Lauren J. Mapp
While Western European countries remain popular study abroad destinations for San Diego State students, the SDSU Study Abroad Office remind students that travelling to other regions of the world can teach about different cultures and traditions.
Study abroad students are encouraged to look at options that are considered non-traditional because of alternative programming and class options, as well as for a more cost effective experience, Study Abroad Assistant Director Inemesit Williams said.
“ … There’s still a traditional interest in some of the places that are maybe more well represented in the media as travel destinations, like Western Europe,” Williams said. “But there has been an interest and a lot of support for non-traditional destinations.”
Choosing to study outside of Western Europe might also increase the chances of a student receiving a scholarship for studying abroad, with scholarships specifically targeted towards getting students to study in non-traditional countries, Williams said.
“A scholarship selection committee is looking for people who are stepping outside the box a bit, going outside the grain, if you will,” Williams said. “It’s really a matter of how a student represents themselves and what they need help with. They are considering things like where they’re going, how much it costs or what they’re trying to do to try to help the student with cost.”
Williams said programs in non-traditional countries may also provide different opportunities for those who would not generally study abroad, such as those in STEM-related fields.
“SDSU as a campus has a campus in Georgia, which is in the European area, but it’s not a traditional destination at all and many students don’t know where it is,” Williams said. “It’s also focused on a lot of courses that are really geared toward STEM majors. So, that’s a non-traditional destination and also a more non-traditional set of opportunities for students that don’t traditionally go abroad.”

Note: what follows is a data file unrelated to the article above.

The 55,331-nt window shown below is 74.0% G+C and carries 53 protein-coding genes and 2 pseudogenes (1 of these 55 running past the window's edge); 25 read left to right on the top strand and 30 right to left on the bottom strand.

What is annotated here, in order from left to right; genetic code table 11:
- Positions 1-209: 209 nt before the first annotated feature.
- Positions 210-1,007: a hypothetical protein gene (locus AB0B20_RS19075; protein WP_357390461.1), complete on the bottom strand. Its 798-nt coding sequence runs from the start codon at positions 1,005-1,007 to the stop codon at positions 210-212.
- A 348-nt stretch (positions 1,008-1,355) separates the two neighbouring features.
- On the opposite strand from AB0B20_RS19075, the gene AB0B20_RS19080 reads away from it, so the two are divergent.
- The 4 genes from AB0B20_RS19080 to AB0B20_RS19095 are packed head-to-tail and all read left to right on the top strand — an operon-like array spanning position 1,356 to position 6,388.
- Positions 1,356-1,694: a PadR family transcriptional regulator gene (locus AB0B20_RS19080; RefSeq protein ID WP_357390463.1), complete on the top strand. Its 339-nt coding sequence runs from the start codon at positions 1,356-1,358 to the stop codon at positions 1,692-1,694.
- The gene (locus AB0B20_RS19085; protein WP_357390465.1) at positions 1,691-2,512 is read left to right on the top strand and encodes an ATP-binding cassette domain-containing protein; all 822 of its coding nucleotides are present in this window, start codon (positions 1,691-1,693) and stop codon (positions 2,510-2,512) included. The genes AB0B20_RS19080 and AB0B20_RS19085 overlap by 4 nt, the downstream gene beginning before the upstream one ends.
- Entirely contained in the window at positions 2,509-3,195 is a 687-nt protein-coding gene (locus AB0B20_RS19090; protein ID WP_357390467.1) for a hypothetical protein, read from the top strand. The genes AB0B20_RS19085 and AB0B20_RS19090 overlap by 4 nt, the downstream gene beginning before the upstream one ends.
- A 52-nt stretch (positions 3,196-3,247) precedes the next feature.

Depending on their language skill-level, students sometimes have the option to take courses in English or in the host country’s language, Williams said.
Students decide to travel outside of Europe for many reasons, including to reconnect to their culture, like Brittany Jones, interdisciplinary study alumna, who studied abroad in Ghana. After taking classes in Africana studies, Jones said she wanted to learn more about her African American roots by studying abroad.
“When I realized that I wanted to study abroad, I wanted to go somewhere that I could identify with more and a place that was not a European country,” Jones said. “I went with Ghana because my African ancestry is something that I’m really interested in and passionate about. I love the culture, so it was my time to shine, I guess — it was my time to go.”
Kathy Dai, international security and conflict resolution senior, chose to study in Beijing in part because of her cultural background.
“My family is from Beijing and I kind of grew up (there) for a bit, so it’s close to my heart,” Dai said. “With the current economy, too, I think it’s advantageous to come to such a place. China’s really growing right now and I know a lot of students who I go to school with who also see the advantage of studying here.”
Currently studying in Perth in Australia, kinesiology senior Katrina Hidalgo said she chose her program because it allowed her to take courses that are specific to her major.
“I decided to go to Australia mainly because of the class availability,” Hidalgo said. “Because I’m later into my undergrad program, I’m now deeper into my major classes, so I’m taking more of the exercise and nutritional sciences courses.”